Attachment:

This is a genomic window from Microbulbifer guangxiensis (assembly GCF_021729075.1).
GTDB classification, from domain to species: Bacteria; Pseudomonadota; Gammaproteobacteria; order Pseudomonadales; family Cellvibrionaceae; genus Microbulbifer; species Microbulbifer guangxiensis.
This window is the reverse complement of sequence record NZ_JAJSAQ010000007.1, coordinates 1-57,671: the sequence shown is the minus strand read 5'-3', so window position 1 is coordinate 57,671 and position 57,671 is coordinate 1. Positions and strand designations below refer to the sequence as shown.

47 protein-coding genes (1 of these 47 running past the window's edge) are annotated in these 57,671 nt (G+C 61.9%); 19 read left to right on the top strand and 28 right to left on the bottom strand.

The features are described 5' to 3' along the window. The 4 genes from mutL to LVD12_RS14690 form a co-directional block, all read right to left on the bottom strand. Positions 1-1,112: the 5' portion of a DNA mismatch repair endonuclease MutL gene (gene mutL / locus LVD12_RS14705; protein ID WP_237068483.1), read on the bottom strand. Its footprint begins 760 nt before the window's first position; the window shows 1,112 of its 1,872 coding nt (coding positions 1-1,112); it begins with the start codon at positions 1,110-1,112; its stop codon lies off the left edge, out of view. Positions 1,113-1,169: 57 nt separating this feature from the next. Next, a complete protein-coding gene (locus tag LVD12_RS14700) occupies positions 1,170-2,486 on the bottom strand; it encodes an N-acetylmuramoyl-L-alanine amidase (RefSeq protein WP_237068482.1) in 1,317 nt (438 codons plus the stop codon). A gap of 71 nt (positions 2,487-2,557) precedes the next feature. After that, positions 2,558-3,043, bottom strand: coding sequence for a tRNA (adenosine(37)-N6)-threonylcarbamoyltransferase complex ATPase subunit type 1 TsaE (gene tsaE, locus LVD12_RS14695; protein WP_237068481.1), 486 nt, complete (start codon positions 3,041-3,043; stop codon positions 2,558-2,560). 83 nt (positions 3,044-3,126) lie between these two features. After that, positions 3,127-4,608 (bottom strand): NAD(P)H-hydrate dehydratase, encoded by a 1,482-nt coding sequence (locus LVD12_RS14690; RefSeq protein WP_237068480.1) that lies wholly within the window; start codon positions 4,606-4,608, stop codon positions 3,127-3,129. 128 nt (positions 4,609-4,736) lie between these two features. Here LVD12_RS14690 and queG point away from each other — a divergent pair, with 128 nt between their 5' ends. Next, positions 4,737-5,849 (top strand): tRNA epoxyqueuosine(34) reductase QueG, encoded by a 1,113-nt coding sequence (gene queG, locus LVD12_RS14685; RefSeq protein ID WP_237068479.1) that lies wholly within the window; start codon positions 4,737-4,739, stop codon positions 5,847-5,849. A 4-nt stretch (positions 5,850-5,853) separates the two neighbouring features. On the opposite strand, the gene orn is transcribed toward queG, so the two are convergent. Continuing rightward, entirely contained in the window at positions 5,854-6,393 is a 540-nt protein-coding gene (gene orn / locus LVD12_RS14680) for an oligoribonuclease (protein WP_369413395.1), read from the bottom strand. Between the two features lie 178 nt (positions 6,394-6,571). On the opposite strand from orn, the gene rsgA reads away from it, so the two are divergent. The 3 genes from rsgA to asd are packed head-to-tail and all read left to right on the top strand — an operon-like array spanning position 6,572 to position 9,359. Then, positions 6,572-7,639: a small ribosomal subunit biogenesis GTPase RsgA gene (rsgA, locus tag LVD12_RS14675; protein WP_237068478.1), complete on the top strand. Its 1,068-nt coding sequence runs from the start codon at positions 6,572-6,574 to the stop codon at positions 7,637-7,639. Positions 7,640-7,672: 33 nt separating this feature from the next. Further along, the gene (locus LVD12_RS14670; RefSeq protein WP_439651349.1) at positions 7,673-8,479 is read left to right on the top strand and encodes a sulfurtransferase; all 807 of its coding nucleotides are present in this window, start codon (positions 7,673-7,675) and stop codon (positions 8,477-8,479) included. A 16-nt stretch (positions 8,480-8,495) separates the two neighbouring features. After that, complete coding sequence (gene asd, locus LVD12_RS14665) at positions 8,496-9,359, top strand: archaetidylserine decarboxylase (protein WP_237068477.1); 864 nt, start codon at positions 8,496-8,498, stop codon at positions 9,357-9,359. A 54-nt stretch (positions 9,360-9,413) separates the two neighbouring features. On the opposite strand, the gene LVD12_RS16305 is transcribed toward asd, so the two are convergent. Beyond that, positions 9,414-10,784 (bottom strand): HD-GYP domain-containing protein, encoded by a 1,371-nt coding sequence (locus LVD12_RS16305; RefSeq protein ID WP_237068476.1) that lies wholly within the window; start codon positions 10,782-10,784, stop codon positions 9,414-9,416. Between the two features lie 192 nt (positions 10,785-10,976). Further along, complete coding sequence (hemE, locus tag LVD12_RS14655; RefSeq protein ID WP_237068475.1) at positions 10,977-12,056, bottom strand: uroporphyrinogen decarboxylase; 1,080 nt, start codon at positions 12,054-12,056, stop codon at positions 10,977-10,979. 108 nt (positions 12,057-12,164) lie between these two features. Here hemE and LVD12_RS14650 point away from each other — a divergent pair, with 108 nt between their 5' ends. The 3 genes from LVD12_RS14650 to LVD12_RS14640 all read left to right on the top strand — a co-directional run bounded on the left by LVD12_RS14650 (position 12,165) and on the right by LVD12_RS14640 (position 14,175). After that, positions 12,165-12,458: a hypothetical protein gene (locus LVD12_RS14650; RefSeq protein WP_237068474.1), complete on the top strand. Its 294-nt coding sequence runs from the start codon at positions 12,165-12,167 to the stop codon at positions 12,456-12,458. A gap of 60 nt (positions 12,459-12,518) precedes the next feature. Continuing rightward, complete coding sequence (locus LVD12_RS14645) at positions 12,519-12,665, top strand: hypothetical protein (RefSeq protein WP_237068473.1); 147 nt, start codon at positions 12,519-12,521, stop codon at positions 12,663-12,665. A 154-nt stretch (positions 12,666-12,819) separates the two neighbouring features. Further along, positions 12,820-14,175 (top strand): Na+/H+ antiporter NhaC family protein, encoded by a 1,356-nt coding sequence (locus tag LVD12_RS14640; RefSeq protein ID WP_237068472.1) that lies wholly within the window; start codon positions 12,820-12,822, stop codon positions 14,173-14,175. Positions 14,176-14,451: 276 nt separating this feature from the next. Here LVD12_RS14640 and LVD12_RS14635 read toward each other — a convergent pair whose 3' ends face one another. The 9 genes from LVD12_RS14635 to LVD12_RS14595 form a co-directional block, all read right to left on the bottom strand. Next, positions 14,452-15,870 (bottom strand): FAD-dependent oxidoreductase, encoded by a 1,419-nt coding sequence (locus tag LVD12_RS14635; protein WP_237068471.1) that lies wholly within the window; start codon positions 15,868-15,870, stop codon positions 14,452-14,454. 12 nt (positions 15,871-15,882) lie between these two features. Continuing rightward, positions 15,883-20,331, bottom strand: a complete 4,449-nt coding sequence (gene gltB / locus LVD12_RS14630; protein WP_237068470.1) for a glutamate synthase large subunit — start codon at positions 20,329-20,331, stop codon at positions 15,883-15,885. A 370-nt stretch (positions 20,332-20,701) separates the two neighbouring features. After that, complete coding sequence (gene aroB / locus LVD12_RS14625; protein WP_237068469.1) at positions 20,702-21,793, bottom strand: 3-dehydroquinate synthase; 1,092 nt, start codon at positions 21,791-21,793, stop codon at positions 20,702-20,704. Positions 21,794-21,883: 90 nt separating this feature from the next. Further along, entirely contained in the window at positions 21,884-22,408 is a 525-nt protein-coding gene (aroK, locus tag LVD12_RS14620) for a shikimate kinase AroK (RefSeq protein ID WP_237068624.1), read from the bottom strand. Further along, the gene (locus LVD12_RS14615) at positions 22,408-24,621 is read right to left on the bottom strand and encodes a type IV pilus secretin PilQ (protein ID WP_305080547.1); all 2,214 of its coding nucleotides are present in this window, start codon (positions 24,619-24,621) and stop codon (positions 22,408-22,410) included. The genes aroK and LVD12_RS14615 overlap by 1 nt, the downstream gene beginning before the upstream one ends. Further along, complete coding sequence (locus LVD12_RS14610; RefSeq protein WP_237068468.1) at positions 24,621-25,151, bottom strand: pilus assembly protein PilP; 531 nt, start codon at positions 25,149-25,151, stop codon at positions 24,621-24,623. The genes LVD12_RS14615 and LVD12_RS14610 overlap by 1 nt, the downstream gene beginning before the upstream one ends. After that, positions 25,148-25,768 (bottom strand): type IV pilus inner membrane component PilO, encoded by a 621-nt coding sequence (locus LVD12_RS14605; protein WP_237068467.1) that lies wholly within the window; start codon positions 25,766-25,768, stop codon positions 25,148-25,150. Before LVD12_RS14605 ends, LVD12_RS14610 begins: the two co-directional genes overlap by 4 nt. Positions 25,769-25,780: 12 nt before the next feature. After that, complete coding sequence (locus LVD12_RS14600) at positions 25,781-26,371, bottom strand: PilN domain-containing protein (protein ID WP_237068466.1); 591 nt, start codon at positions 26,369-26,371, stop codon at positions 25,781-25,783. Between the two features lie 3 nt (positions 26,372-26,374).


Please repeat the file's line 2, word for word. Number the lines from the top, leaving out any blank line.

GTDB classification, from domain to species: Bacteria; Pseudomonadota; Gammaproteobacteria; order Pseudomonadales; family Cellvibrionaceae; genus Microbulbifer; species Microbulbifer guangxiensis.